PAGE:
Watching Olympic medal ceremonies last night, I noticed a Canadian and a Brit gold medal winner singing their respective national anthems, and did not see an American doing so. A Wall Street Journal report reveals that 21% of gold medal winners at Vancouver to date have sung their anthems, and another 18% have mumbled parts of them. Shaun White was busy pointing to the audience, raising his fists and playing air guitar during his ceremony — no singing included.
Of course, this raises the question of whether these athletes see themselves competing for their respective countries, or for themselves. In most cases, I suppose the realistic answer is: both. Also of course, only 60% of Americans know all the words to our own anthem — I thought I might be among the other 40%, but I just recited all the words to myself. But then again, I’m in my 60s.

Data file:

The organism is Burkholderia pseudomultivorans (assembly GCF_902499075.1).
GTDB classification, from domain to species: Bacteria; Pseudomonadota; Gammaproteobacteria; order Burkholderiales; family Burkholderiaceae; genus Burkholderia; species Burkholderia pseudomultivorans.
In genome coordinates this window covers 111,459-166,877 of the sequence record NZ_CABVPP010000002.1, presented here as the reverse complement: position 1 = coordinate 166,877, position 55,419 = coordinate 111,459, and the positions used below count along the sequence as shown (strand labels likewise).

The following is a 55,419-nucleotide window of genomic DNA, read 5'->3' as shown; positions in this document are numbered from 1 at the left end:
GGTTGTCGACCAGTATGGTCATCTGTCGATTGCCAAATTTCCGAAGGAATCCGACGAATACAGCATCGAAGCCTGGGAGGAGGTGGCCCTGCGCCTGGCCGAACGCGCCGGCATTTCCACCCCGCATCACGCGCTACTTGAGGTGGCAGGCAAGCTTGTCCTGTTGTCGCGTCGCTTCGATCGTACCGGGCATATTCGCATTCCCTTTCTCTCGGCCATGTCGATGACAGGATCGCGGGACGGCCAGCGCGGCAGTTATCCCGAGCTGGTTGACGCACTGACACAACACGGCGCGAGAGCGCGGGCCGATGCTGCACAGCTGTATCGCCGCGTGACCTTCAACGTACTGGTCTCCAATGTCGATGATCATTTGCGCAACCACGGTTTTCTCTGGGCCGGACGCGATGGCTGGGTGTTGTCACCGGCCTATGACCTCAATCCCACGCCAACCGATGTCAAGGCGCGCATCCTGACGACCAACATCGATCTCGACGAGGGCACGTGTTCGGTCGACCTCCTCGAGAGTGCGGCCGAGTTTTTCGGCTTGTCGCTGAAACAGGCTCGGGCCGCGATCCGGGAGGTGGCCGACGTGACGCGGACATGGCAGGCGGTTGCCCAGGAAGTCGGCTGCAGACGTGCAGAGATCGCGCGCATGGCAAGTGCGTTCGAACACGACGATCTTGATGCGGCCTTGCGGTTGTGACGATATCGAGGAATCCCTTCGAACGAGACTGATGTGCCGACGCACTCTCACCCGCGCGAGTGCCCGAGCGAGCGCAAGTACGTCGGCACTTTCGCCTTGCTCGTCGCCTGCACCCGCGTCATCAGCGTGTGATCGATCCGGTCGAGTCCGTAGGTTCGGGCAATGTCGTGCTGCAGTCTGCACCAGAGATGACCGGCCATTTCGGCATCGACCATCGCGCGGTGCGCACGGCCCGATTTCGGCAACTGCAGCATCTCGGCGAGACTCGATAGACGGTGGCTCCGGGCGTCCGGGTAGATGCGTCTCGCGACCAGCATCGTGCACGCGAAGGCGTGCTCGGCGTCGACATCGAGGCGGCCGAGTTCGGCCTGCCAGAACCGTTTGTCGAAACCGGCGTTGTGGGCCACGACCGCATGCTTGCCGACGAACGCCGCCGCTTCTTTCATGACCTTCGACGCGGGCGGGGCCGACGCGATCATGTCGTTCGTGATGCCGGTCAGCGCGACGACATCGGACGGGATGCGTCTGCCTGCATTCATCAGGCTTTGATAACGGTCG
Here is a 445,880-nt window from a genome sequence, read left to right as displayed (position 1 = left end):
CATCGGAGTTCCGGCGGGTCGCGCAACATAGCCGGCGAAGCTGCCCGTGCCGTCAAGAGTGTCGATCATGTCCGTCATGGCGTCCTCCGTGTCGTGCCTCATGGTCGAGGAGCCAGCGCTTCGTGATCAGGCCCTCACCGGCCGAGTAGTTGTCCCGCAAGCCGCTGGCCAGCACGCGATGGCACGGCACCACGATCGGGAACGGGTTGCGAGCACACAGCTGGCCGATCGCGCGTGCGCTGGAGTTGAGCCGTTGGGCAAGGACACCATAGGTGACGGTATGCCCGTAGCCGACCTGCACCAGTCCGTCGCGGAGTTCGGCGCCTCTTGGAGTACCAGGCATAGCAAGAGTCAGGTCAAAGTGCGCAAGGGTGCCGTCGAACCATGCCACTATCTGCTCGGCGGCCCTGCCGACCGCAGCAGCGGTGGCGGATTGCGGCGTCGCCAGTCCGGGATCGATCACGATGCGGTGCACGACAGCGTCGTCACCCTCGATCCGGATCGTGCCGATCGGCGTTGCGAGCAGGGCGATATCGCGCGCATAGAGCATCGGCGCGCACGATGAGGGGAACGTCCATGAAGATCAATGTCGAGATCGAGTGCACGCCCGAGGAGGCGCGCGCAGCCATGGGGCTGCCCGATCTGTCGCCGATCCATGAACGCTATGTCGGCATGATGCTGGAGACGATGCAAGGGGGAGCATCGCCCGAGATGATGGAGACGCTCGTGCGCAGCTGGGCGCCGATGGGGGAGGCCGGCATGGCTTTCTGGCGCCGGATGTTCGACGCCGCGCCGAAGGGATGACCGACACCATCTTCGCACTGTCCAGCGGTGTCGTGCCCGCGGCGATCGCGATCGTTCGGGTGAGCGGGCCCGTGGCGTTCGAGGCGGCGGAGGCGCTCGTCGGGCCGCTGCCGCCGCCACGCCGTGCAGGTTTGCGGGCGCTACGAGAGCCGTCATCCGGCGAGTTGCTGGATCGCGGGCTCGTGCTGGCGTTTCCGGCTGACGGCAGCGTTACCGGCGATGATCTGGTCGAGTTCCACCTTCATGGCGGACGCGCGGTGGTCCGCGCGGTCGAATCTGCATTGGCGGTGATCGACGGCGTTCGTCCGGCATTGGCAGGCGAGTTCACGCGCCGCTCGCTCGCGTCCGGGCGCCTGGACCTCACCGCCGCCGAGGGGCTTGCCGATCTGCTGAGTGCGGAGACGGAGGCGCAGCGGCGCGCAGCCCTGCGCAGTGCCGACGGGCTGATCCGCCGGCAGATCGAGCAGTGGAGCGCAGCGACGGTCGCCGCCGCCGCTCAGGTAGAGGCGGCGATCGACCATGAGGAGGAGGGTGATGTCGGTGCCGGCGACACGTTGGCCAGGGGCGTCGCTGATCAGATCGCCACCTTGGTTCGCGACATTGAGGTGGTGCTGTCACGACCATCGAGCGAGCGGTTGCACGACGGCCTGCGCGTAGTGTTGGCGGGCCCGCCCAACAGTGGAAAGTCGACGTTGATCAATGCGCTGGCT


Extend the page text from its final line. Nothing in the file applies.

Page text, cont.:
Nationalism is a strong emotion, but then again, wars have been fought over such emotions, so whether nationalism is a “good” emotion is an open question, at least from certain perspectives. However, as long as the Olympics involves raising national flags and playing national anthems for the gold medalists, the gold medalists might at least demonstrate they can do as much as school children learn to do in every country when their national anthem is played — sing it. They are role models for youth, right?